“when all is said and done, more is often said than done!”
There has been a media frenzy lately around The Toronto Markets potential crash and burn… the media loves a car wreck and they are doing their utmost best to create one…
Will it be self fulfilling… absolutely not !!
The Toronto Real Estate scene is adjusting BACK TO MORE NORMAL LEVELS of absorption. The pace of absorption over the past decade could not be sustained forever! As the market drivers… employment growth, immigration and affordability subsided so too would the rate of sales.
BUT A CRASH IT IS NOT! Unless the fundamental law of Supply and Demand is ultimately repealed… and the media is trying their best … the Toronto Market will remain very stable and steady. Here is why…
Employment and Income Growth,
There has been modest but positive job growth with the unemployment rate in the GTA at 8.3 % down from 8.6% in 2011. There were net 127,000 jobs added to the Toronto CMA in 2012 up 4.3%. Income growth has actually held up rather well with average total household income right at the $100,000 mark. Yes, we have seen a downward trend in Manufacturing with its employment proportion falling to below 15%… but it’s been replaced by the Financial Sector with jobs here growing to over 25% of the employment base. Is the strongest banking system in the world about to falter … I don’t think so !
Yes, overall unemployment had been rising slightly through 2011 but 2012 recovered in the second half so a stronger employment market will be reflected in the sales absorption. The U.S. recovery albeit weak and slow is still on a positive track. This is great news for GTA employment prospects through 2013 and beyond. GTA is a direct beneficiary of U.S. Economic Growth. “We’ve found that for every one percentage point change in U.S. growth, we see a sixth-tenth percentage point change in employment growth in South Western Ontario,” says Ted Tsiakopoulos of CMHC … so it’s BACK TO NORMAL in 2013 !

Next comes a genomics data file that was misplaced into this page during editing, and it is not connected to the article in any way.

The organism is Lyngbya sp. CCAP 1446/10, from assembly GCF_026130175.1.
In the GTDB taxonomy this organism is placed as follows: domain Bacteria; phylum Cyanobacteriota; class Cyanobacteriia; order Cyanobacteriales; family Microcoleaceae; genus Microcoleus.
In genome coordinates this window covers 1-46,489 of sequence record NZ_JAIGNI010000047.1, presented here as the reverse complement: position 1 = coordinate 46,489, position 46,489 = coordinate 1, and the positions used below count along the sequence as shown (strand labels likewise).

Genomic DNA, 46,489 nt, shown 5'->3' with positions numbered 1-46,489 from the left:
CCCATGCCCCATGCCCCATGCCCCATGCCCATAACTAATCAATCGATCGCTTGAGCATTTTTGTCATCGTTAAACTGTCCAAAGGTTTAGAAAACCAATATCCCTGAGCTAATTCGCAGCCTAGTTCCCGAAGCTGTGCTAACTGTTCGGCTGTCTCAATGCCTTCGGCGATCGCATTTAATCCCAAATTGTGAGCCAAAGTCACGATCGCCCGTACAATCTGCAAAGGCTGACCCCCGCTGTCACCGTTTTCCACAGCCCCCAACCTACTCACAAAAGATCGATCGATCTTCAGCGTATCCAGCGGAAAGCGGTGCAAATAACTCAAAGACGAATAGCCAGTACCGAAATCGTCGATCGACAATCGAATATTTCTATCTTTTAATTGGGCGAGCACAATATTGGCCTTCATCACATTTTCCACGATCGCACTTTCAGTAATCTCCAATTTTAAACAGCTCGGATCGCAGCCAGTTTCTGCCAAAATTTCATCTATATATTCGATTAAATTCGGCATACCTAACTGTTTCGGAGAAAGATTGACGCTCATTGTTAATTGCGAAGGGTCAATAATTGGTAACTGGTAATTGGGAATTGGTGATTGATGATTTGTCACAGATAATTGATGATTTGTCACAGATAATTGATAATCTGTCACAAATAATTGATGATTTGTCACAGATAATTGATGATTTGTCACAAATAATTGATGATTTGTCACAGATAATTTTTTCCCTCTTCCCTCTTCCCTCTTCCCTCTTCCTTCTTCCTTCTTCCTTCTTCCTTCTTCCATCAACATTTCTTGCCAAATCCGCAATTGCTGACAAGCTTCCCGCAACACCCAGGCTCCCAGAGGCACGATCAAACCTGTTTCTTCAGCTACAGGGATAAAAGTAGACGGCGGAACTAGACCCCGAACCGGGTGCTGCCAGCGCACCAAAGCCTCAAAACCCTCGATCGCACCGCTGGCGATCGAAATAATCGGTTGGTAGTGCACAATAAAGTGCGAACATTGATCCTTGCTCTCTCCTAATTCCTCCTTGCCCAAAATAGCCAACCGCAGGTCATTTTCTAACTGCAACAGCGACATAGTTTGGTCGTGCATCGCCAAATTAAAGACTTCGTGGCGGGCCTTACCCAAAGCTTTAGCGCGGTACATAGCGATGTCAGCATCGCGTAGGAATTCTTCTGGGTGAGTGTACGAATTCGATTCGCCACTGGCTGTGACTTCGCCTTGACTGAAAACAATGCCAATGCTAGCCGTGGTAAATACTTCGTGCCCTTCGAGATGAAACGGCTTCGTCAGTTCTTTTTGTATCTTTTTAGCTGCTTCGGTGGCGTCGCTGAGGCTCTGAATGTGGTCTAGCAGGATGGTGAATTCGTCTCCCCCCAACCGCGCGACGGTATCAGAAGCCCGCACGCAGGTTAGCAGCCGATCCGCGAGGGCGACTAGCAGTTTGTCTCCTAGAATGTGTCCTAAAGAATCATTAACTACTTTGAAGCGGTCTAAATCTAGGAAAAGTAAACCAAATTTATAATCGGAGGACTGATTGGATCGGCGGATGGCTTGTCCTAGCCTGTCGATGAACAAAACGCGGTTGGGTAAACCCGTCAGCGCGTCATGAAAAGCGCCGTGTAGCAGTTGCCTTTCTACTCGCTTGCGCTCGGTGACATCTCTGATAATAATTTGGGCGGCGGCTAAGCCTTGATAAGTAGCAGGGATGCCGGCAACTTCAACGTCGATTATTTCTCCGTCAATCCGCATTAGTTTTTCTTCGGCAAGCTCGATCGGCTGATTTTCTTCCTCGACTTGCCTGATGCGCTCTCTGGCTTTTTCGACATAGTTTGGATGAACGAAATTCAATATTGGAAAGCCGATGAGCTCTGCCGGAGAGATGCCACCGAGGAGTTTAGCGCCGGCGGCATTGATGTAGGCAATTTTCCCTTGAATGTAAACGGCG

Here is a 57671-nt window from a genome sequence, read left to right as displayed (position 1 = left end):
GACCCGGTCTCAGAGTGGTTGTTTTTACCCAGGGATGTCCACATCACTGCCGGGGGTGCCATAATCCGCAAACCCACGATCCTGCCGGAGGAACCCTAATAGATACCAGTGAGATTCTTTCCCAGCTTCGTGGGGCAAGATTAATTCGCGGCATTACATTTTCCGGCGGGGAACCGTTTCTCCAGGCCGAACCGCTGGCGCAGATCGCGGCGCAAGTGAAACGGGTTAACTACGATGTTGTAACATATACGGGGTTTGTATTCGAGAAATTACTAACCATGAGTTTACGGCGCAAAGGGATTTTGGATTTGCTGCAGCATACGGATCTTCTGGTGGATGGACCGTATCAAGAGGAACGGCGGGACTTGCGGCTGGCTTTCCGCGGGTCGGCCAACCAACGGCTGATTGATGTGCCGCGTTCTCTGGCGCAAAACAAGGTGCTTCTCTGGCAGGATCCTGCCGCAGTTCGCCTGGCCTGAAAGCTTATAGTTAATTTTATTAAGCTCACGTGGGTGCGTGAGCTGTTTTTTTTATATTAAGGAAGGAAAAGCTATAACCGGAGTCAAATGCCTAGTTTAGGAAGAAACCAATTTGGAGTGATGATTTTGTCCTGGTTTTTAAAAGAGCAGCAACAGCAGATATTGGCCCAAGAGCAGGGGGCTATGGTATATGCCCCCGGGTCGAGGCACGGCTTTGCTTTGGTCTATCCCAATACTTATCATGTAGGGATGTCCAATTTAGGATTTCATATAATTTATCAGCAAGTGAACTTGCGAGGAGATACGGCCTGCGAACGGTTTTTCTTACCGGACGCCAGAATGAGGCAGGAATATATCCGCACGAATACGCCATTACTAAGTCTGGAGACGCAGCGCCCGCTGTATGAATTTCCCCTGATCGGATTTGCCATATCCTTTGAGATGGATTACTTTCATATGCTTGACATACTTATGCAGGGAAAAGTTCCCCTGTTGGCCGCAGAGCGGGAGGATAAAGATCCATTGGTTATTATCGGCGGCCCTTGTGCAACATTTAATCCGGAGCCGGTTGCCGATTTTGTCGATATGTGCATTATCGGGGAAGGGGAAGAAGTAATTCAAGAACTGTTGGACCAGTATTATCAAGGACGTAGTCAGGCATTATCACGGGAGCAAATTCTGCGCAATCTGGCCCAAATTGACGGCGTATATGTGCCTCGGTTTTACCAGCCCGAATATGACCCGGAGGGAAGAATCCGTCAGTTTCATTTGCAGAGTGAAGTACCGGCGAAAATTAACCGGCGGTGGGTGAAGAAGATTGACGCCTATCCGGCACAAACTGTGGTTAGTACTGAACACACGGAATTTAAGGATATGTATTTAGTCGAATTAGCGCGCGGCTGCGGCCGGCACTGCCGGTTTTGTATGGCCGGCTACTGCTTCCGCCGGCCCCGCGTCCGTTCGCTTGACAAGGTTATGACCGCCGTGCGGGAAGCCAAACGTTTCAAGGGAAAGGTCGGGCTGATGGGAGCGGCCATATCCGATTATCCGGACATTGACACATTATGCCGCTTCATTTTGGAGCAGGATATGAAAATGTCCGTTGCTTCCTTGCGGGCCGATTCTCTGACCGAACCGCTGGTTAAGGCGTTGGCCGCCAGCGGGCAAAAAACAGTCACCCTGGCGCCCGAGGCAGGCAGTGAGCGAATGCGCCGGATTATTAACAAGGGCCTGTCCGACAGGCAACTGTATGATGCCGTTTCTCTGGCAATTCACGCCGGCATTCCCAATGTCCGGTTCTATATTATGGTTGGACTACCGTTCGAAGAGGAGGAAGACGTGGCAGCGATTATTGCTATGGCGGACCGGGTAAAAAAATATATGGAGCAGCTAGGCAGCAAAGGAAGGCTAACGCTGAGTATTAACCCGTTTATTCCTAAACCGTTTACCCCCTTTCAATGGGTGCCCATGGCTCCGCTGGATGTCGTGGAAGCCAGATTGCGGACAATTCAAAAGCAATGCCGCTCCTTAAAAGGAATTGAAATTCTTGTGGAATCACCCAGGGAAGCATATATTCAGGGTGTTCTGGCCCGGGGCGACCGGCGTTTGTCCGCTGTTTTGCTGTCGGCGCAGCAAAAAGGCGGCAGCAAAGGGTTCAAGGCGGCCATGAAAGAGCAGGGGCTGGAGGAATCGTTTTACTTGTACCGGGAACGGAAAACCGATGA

Canada has averaged new immigration levels of about 250,000 per year… and there is still a line up at the door. Historically about 100,000 of these new immigrants choose the GTA as their destination. Yes, this has diminished to about the 80,000 level in 2011 as economic opportunities in other parts of Canada (Alberta, Saskatchewan) lured the new immigrant away from the GTA… BUT 80,000 new faces means a demand for over 30,000 new households… each and every year! And the commitment of the new immigrant to Real Estate is remarkable. Their impact initially is felt in the rental market. Older existing rental stock has a vacancy rate of less than 1.5%… Rent control has meant that no new “rental” product has been built in the GTA for nearly 40 years – all those new condos are really the new rental stock. Bidding wars are now evident in the rental market as supply remains very tight.
Affordability is driven by these factors
1. The cost of borrowing …interest rates
2. The price of the commodity
3. The qualifying process